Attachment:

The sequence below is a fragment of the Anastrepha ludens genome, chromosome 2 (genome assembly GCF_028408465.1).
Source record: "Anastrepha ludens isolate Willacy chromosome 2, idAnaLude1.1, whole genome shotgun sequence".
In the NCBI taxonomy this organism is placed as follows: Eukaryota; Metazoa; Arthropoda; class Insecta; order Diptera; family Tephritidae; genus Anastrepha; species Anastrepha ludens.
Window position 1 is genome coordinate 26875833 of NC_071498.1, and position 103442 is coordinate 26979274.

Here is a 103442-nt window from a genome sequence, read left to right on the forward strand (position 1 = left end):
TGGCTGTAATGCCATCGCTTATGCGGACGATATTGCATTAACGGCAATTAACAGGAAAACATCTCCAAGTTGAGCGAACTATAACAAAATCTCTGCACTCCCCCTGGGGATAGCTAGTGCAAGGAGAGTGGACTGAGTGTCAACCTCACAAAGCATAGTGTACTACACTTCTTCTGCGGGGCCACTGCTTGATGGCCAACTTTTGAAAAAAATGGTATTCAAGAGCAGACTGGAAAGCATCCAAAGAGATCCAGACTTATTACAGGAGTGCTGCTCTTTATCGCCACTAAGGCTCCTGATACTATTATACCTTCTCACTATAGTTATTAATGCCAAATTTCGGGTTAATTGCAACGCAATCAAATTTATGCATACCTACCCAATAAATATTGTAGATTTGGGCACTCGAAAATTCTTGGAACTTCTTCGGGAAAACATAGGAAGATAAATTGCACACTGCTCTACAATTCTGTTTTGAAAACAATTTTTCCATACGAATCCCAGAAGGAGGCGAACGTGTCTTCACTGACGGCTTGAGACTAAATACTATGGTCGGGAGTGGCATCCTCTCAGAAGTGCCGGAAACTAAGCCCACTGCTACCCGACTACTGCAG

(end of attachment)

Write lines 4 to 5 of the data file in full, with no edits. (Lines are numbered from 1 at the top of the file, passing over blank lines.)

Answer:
Window position 1 is genome coordinate 26875833 of NC_071498.1, and position 103442 is coordinate 26979274.

Here is a 103442-nt window from a genome sequence, read left to right on the forward strand (position 1 = left end):